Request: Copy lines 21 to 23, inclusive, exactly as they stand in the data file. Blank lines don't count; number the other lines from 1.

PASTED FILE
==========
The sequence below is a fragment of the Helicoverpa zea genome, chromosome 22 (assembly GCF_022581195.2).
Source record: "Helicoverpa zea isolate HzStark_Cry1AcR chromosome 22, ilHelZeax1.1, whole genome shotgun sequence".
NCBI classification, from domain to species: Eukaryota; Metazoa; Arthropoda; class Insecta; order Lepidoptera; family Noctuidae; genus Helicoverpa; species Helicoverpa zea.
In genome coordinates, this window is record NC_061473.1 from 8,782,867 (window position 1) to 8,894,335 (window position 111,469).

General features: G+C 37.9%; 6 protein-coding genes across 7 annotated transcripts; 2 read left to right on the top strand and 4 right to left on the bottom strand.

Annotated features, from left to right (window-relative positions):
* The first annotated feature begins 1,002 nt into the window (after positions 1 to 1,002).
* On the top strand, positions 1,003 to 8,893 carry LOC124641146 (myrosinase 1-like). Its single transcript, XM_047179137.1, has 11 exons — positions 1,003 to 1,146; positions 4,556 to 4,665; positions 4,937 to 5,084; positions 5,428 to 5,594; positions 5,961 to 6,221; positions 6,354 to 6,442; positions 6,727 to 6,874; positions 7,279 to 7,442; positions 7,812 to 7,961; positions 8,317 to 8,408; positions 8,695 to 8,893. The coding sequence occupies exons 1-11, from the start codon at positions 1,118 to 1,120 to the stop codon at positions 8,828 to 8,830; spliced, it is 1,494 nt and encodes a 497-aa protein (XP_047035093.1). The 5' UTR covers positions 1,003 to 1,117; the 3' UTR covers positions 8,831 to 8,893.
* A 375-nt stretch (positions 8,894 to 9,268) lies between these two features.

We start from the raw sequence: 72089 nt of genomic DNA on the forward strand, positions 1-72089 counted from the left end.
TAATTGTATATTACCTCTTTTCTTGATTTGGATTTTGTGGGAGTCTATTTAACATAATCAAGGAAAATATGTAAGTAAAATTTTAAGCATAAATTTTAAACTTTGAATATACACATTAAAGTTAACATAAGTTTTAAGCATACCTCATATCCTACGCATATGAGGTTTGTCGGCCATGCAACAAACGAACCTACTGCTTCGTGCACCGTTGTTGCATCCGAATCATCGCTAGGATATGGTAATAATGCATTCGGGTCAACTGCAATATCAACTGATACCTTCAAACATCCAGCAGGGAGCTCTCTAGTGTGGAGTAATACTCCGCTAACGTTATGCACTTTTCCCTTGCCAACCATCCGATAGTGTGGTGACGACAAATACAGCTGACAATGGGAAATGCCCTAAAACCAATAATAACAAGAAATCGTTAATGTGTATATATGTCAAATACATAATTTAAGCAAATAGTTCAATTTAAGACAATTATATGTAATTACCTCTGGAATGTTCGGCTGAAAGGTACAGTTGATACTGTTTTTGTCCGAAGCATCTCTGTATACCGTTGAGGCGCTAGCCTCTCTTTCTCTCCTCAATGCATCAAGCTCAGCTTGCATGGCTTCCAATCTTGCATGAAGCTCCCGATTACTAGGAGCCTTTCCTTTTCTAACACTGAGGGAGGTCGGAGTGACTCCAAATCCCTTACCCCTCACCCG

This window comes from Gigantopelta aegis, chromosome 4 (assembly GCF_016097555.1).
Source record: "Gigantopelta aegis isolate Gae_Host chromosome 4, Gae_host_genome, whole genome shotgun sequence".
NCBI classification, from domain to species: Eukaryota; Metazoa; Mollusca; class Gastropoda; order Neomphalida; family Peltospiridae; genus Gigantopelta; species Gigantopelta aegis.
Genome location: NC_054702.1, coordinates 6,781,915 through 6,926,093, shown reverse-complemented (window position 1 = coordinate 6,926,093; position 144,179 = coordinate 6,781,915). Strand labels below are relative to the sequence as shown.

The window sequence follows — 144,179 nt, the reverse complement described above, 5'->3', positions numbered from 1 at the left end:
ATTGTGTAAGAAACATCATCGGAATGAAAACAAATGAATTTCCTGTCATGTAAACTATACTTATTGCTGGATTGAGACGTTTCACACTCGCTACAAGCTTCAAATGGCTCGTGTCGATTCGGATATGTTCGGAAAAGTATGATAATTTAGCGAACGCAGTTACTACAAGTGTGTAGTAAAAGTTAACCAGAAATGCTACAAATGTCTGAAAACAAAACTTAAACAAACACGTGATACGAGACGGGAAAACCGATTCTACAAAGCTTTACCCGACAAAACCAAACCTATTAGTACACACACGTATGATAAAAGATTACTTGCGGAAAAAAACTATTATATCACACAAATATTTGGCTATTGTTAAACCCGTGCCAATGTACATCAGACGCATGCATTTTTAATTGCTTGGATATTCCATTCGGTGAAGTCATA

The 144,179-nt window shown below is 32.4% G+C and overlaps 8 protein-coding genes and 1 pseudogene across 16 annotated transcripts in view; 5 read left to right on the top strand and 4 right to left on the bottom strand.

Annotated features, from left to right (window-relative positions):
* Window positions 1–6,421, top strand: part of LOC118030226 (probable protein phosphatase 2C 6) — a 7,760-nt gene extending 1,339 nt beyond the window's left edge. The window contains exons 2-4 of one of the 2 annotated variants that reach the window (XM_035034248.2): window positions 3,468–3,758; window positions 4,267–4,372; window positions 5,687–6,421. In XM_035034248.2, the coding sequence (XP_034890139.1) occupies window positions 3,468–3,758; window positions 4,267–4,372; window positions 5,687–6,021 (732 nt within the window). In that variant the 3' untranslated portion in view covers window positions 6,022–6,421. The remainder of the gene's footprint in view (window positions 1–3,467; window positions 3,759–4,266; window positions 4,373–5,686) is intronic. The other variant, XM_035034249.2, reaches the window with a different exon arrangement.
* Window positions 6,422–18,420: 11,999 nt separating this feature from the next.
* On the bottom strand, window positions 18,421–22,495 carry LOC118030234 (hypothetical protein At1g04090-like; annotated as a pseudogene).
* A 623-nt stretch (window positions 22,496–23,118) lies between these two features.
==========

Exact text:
* Window positions 6,422–18,420: 11,999 nt separating this feature from the next.
* On the bottom strand, window positions 18,421–22,495 carry LOC118030234 (hypothetical protein At1g04090-like; annotated as a pseudogene).
* A 623-nt stretch (window positions 22,496–23,118) lies between these two features.